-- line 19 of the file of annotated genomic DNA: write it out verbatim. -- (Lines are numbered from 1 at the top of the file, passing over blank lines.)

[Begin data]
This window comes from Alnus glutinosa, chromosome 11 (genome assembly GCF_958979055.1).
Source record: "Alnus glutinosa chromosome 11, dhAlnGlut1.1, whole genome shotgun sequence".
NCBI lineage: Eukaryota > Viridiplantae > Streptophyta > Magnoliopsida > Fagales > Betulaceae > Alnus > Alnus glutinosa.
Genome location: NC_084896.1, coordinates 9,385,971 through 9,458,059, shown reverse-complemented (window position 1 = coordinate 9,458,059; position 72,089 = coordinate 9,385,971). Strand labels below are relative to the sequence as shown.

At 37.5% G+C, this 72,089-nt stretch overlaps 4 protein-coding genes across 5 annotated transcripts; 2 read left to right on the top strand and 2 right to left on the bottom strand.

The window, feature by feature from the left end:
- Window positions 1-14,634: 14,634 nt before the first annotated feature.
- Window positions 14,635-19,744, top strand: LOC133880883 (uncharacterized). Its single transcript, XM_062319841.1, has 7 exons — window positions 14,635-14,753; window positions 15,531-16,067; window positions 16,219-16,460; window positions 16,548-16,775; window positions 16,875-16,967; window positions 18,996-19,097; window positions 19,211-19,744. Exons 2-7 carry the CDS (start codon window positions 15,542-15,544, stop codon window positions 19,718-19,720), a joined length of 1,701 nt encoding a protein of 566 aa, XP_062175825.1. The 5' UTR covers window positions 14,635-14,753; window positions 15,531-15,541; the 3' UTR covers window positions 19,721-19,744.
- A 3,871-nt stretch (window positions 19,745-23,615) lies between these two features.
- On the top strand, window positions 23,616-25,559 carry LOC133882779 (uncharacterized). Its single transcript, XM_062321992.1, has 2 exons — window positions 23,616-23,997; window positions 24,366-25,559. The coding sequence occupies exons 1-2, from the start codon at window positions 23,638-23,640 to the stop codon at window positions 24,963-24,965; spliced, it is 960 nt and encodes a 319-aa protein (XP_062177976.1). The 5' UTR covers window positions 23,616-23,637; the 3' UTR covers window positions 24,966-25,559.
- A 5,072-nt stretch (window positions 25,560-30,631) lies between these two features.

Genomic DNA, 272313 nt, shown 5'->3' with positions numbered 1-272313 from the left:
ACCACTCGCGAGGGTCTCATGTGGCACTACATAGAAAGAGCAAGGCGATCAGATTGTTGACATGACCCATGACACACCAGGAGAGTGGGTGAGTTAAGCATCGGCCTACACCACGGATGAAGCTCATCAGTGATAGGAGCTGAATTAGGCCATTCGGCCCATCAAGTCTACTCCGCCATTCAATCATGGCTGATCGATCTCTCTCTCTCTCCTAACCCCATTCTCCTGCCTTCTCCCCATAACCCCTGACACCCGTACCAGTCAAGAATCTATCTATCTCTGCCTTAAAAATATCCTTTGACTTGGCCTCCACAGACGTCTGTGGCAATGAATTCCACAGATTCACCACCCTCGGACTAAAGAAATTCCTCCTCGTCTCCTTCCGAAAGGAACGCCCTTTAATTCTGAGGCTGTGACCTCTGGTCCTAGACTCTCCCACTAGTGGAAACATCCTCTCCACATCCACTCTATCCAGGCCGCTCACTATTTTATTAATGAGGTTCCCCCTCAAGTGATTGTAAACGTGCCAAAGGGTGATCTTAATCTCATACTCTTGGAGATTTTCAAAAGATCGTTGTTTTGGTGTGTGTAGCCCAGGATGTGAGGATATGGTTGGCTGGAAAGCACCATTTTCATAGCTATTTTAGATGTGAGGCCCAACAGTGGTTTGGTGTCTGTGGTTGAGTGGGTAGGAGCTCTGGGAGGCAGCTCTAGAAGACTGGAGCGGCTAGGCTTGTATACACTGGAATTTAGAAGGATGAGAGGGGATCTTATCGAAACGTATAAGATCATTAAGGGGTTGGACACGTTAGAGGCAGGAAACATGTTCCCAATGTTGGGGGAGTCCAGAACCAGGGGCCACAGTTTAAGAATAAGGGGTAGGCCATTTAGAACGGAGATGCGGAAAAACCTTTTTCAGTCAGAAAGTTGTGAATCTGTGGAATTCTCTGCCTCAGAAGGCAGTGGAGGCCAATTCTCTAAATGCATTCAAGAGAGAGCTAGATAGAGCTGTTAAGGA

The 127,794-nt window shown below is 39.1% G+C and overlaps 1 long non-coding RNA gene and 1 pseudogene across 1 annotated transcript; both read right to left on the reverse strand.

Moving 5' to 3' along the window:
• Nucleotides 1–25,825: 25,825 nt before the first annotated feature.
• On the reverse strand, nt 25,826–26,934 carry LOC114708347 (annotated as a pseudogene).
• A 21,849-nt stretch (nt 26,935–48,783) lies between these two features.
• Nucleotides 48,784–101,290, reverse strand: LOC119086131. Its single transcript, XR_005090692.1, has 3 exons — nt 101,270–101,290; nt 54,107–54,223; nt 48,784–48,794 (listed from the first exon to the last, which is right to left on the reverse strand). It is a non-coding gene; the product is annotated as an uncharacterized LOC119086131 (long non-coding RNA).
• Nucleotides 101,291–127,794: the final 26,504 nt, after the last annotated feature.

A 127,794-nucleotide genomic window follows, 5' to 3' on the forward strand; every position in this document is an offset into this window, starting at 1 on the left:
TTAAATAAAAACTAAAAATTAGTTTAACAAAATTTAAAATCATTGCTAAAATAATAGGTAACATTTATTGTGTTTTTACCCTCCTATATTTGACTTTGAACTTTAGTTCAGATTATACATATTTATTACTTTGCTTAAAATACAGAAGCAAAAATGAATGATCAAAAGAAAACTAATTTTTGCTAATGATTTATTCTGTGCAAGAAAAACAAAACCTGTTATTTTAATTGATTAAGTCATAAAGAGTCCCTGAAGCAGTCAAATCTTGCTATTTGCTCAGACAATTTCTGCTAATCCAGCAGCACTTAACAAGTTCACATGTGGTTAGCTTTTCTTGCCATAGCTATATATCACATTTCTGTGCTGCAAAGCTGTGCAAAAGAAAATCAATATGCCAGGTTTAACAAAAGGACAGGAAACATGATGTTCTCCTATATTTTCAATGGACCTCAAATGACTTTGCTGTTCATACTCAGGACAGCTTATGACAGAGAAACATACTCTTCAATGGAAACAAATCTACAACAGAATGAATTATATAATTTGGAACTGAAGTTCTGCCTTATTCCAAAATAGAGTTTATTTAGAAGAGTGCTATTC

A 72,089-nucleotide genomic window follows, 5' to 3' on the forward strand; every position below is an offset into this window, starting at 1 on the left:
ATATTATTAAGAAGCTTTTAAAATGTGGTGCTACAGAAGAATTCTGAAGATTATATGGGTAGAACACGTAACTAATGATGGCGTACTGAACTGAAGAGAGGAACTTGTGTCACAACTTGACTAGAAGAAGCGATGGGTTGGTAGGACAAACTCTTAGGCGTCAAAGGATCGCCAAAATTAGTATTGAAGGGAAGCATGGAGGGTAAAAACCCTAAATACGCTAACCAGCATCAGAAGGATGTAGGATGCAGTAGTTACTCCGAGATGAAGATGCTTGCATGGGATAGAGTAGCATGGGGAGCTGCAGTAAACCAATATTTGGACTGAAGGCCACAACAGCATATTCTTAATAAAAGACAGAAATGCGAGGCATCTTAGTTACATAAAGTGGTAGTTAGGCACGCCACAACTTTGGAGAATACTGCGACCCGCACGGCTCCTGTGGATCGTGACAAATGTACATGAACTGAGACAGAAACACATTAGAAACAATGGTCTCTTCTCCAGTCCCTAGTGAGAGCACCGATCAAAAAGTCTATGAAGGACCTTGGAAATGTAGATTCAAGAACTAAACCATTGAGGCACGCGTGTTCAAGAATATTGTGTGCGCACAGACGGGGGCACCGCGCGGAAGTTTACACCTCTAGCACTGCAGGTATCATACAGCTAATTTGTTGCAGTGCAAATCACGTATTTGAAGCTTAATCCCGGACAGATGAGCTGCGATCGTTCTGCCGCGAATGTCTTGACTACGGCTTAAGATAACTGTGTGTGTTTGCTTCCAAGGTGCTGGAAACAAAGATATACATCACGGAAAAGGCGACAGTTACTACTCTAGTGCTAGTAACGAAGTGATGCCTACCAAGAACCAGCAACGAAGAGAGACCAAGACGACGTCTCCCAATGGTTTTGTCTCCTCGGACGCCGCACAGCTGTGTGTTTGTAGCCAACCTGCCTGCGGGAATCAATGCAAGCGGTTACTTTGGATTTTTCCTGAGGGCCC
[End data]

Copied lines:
• Nucleotides 48,784–101,290, reverse strand: LOC119086131. Its single transcript, XR_005090692.1, has 3 exons — nt 101,270–101,290; nt 54,107–54,223; nt 48,784–48,794 (listed from the first exon to the last, which is right to left on the reverse strand). It is a non-coding gene; the product is annotated as an uncharacterized LOC119086131 (long non-coding RNA).